Saint Patrick’s Day, 17 March, traditionally marks the middle of spring, and is sometimes referred to as the end of winter, with the belief that there is a noticeable improvement in the weather from that date onwards; an old saying attributed to Saint Patrick claimed that the weather would be fine for half of his own feast day and for every day after. Saint Patrick’s Day holds great significance in rural areas of the country, partially due to the perceived improvement in the weather, but also because it is the traditional day for farmers to begin planting their crops, an older counterpart to this tradition linked Saint Patrick’s Day with the separation of farming families and may have encouraged the days connection with the commencement of work in the fields; Charles McGlinchey, from Ballyliffen in Donegal, recalled that in his grandfather’s time, circa 1800, ‘people in different parts of the parish used to take their cattle and pigs to the mountains in the summer months. It was only the women and children went, and Patrick’s Day was the time for setting out. They built huts to live in called bothógs and the remains of these bothógs and some old pig houses can be seen about the hills yet.’
Shamrocks have continued to be the most enduring and popular embalm to wear on Saint Patrick’s Day. Their association with the saint can be found in a well-known legend which tells of how Saint Patrick used the three leaves of the shamrock to explain the holy trinity to the pagan Irish. Shamrocks are traditionally worn by both males and females on Saint Patrick’s Day, with females attaching cloisters of shamrocks to their right shoulder or breast, of the jacket or blouse they happen to be wearing, while for males the three leaf clovers were either worn on their hats or through the button-holes of their shirts and jackets. As an alternative to shamrocks Saint Patrick Crosses were previously worn in honour of the saint. These home-made crosses were traditionally constructed from a variety of materials including paper, card, silk, or satin, and typically were decorated with strips of ribbon and coloured paper. A short description of the construction of Saint Patrick’s Crosses was provided by John O’Hanlon in his 1870 work Irish Folk Lore; ‘usually composed of a card-paper, cut round, and covered with white silk or satin. Stripes of gay and party-coloured silk ribbon are crossed over this underwork, and elegantly fringed or tasselled, according to the wearer’s taste or fancy.’ St. Patrick’s Crosses continued to be worn on the clothing of females and children of both sexes into the early years of the twentieth century.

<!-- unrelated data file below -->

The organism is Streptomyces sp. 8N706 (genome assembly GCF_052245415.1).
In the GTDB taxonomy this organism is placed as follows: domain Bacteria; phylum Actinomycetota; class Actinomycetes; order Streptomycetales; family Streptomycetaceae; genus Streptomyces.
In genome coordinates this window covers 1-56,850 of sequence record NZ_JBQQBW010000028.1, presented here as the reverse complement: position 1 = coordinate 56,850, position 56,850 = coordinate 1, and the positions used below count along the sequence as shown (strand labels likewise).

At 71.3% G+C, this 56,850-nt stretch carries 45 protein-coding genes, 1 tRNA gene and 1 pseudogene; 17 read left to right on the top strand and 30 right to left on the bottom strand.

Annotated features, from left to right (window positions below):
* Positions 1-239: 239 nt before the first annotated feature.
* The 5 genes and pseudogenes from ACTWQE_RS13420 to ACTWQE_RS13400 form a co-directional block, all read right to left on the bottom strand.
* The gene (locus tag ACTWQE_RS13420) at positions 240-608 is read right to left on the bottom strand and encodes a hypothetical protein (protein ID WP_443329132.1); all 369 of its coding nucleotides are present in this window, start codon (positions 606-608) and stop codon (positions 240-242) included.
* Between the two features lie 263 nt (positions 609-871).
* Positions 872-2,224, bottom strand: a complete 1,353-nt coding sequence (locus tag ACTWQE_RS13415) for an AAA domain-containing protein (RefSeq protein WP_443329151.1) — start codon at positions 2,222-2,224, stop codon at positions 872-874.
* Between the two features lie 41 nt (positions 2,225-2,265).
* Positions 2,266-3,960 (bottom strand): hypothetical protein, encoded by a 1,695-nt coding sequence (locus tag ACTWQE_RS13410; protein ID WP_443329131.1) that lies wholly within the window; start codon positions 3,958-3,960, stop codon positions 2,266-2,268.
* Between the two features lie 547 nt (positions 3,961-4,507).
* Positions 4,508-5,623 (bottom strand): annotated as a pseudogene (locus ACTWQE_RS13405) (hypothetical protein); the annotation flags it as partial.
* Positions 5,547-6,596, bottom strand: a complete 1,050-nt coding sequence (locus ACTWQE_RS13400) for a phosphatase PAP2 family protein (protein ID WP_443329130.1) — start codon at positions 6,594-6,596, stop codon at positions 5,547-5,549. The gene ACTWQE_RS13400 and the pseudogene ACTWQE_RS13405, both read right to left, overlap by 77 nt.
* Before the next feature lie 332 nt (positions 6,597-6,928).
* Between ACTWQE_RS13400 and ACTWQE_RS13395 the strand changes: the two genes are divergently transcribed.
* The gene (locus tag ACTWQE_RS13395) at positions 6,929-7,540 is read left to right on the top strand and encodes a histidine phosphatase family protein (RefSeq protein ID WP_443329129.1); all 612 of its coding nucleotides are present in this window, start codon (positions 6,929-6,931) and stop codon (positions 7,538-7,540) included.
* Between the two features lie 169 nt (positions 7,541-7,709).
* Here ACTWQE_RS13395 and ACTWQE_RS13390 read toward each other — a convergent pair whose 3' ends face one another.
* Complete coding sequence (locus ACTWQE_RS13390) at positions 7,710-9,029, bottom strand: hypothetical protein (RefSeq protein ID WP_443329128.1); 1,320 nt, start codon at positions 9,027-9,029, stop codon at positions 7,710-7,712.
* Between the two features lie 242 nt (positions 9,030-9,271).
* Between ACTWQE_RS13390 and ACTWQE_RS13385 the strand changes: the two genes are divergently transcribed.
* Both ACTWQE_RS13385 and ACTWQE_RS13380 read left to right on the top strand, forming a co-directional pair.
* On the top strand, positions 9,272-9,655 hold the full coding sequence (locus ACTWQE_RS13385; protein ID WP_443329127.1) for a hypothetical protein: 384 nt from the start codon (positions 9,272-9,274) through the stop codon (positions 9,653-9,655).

Despite always falling in Lent Saint Patrick’s Day seems to have been generally perceived as exempt from the fasting restrictions observed during Lentern period, with feasting often greater on Saint Patrick’s Day than on nearly any other day in the year. The Donegal writer Patrick MacGill recalled that when he was a child, at the end of the nineteenth century, Saint Patrick’s Day was one of four days in the year when meat was eaten in his Glenties household. As Saint Patrick’s Day marks the death of Saint Patrick it is hardly surprising that drinking on the day has remained as much of a feature of the day for centuries as it has at Irish wakes up until the present day. A special phrase to denote having a drink on Saint Patrick’s Day is Póta Padraig, translated to Patrick’s Pot, while the tradition of ‘Drowning the Shamrock’, involves the wearer removing the shamrock from the item of clothing, where it has been attached all day, and placing it in the last glass of whiskey, porter or stout at the end of evening. A toast is then made, and with the drink consumed, the shamrock is then thrown over the left shoulder to encourage luck.
As Saint Patrick is the primary patron saint of Ireland it is hardly surprising that a large number of traditions and customs are carried out on the 17 of March to venerate and celebrate the saint credited with converting the heathen Irish to Christianity and ridding the county of snakes. In recognition pilgrimages and patrons were once held on Saint Patrick’s Day to sites in nearly every part of the county. In 1923 the antiquarian Thomas J Westropp claimed that the greatest patterns were held on Caher Island and Croagh Patrick, in County Mayo, and at Downpatrick in County Down. The observances associated with Saint Patrick’s Day have increasingly become more concerned with celebrating Irishness than in venerating and celebrating the saint. This change has been gradual with parades, originally civic and in more recent decades carnivalesque, becoming the main feature of Saint Patrick’s Day in Irish towns and cities since the end of the nineteenth century.
Mason, William Shaw. A Statistical Account or Parochial Survey of Ireland. Dublin, London and Edinburgh, 1814-19.
MacGill, Patrick. Children of the Dead End: the Autobiography of a Navvy. London, 1914.
Mc Glinchey, Charles. The Last of the Name. Edited by Brian Friel. Belfast, 1986.
O’Donoghue, John. In Kerry Long Ago. London, 1960
O’Hanlon, John (Lageniensis). Irish Folk Lore: Traditions and Superstitions of the Country; with Humorous Tales. London, 1870.
Omorethi. ‘Customs Peculiar to Certain Days, Previously Observed in County Kildare.’ Journal of the Co. Kildare Archaeological Society and Surrounding Districts V (1906-1908), 439-454.